single-stranded RNAi

Alnylam said it had decided to exercise its right to terminate the ssRNAi collaboration, thereby returning all licenses to ssiRNAi technology back to Isis and eliminating its requirement to pay research funding.

The private placement, the New Zealand-based company said, is expected to close within the next two weeks.

Work on single-stranded RNAi technology that Genesis had been conducting for its subsidiary Solirna Biosciences has also ceased, although it may restart if an existing investor provides additional financing.

Genesis said it once again needs additional financing to allow its subsidiary to demonstrate in vivo proof of principle for its ssRNAi, a milestone that will trigger additional funding by a key investor.

As reported by RNAi News earlier this month, the long-struggling Genesis recently received a commitment from Japanese biotech firm MediBic Group to invest up to NZ$1 million ($750,000) in the planned subsidiary, Solirna BioSciences.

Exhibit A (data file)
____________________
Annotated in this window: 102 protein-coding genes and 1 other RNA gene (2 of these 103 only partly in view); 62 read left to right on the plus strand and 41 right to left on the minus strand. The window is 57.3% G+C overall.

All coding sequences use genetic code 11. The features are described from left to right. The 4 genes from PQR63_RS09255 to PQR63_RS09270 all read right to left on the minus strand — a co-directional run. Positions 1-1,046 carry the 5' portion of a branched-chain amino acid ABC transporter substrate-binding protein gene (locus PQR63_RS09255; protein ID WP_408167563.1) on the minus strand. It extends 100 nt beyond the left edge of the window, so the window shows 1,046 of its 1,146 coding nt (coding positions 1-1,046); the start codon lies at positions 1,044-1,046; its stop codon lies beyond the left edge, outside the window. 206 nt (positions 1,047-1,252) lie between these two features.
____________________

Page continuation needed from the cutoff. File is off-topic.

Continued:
According to Genesis, the primary investor in the subsidiary is Japan's MediBic Group, which is primarily a pharmacogenomics firm but has made investments in RNAi drug shop Intradigm.

Genesis said that it has received a commitment from an undisclosed group for an investment in the subsidiary, which would develop its single-stranded RNAi technology. But with about two months worth of cash in the bank, the company is asking shareholders to make new equity investments.

The cash-strapped shop is betting that such a unit would embolden investors to back Genesis' ssRNAi technology independent of the company's other RNAi programs.

The Seattle Times writes that pharmacogenomics testing can help choose medications that may work best for people with depression.

Researchers report that deleting one gene from butterflies affects their wing coloration patterns, according to the Washington Post.

In PNAS this week: genome sequencing of weevil symbionts, retinoid X receptor deletion in lung cancer metastasis, and more.

Sequencing could help combat foodborne illnesses, according to a blog post by Food and Drug Administration officials.